In the Manx Wildlife Trust articles for this year we are recognising that small stuff counts! This month we are taking a look at flies.

Most people think of flies as annoying and dirty but they do play an important role in our ecosystems.

Flies are excellent pollinators, the hairier the fly the more efficient a pollinator it is.

A common blow fly can actually carry more pollen on its body than a honeybee!

They are an important part of food chains, without flies frogs, lizards and birds would struggle to find food.

Flies also do the jobs we would find repulsive like eating poop, dead animals and rotting plant matter. Parasitic flies help to control garden pests such as caterpillars.

They even help in medicine - fly maggots can be used to clean up wounds and ulcers which are infected but we recommend that you don’t try this at home!

Flies are crime fighters too and their presence at a crime scene can be used by forensic entomologists to determine such things as the time and place of death of a body.

So what is a true fly? It is an insect with one set of wings, their hind pair of wings are reduced to drum stick-shaped structures called halteres which act as gyroscopes to maintain balance in flight.

They have sucking or piercing mouthparts and have a life cycle with eggs and maggots before becoming an adult fly.

Globally there over 100,000 species of flies, over 7,000 of these species have been recorded from the British Isles.

With so many to choose from rejoicing in such names as robber flies, bee flies, midges, horse flies, flat-footed flies, and soldier flies we can only look at a few in this article.

Flesh flies sound disgusting but you have probably seen these smart looking black and white fly before.

They are called this because they lay their eggs on carrion as well as dung and rotting matter.

They have large red eyes and bristly abdomens with a silver-grey and black checker-board pattern.

With the brilliant name of robber flies these flies are impressive hunters catching grasshoppers, wasps and even other flies.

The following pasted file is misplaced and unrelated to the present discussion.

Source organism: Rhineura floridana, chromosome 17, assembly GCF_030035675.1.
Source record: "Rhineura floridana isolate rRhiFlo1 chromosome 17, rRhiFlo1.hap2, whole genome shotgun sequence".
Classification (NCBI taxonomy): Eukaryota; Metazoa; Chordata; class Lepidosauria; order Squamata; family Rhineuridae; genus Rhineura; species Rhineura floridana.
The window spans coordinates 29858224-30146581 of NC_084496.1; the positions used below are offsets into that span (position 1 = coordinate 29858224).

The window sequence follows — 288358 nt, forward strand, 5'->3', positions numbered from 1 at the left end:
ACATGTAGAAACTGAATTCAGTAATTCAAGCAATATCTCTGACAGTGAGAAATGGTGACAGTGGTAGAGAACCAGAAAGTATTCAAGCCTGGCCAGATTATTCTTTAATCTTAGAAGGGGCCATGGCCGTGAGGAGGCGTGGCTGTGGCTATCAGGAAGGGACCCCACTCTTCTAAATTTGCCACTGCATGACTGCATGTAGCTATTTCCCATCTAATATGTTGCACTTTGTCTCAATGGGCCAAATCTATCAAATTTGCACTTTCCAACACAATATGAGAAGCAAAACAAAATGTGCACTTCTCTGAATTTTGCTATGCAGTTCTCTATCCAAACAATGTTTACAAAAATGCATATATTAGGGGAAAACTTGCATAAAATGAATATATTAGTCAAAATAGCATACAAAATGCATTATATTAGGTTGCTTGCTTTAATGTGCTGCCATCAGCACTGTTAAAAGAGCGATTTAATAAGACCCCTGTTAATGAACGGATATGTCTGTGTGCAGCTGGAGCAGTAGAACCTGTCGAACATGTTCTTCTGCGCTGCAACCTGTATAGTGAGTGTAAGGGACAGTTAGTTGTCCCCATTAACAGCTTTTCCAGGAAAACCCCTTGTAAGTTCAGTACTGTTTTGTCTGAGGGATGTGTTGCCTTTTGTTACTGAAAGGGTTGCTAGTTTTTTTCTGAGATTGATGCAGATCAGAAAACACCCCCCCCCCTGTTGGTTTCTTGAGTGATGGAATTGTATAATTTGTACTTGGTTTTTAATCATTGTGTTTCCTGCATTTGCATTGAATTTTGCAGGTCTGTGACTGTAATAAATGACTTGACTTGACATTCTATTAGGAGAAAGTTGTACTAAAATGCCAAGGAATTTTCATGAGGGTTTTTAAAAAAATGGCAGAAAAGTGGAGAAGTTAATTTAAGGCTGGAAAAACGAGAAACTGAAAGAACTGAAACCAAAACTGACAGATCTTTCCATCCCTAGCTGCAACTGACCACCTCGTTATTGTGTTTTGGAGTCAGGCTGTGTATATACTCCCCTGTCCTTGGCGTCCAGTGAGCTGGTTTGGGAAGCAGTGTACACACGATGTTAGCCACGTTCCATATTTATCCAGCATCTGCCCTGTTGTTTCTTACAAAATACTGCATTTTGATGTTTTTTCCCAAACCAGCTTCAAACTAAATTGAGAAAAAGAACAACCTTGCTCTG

They have sharp piercing mouthparts with which to kill their prey and a ‘moustache’ of bristles on their face to protect them when attacking prey.

They stab and inject victims with saliva containing enzymes which paralyse and digest the inside of their victims. The fly then sucks the liquefied meal through the proboscis.

There is a species of this fly called the Manx robber fly which was first discovered on the Isle of Man in the 1940s in the Curraghs and was recorded there again in the mid-1990s, when a pair was caught in a pan trap by Steve Crellin, a local entomologist.

It may be seen at the MWT reserve Cronk y Bing.

The soldier flies are a family of families with many of the species being brilliantly marked and coloured just the soldiers’ uniforms of yesteryears. Some species can be observed on flowers or basking on sunlit foliage.

The commoner garden species may be breeding in your compost heap while other species, especially some of the larger and brightly-coloured species have aquatic larvae.

A fine example of these aquatic species is the three-lined soldier (Oxycera trilineata) which is a recent discovery on the Isle of Man after it was found on a site in the south of the island during 2022.

Blow flies are commonly shiny with metallic colouring, often blue, green, or black.

Many species lay eggs on meat or carrion and they get their old English name from meat being ‘blown’ with maggots.

Their life cycle is very quick with eggs hatching to larva anywhere between eight hours to a day.

These are the species that are used for maggot medicine and forensics.

For those who would like to learn more about flies, the Dipterists Forum is a great place to start.

Dipterists Forum - the society for the study of flies (Diptera) | Dipterists forum.

Or why not come along to one of the Invertebrate group’s meetings to find out more. The group is island based and meets on a monthly basis.

Check on the MWT website for dates and details.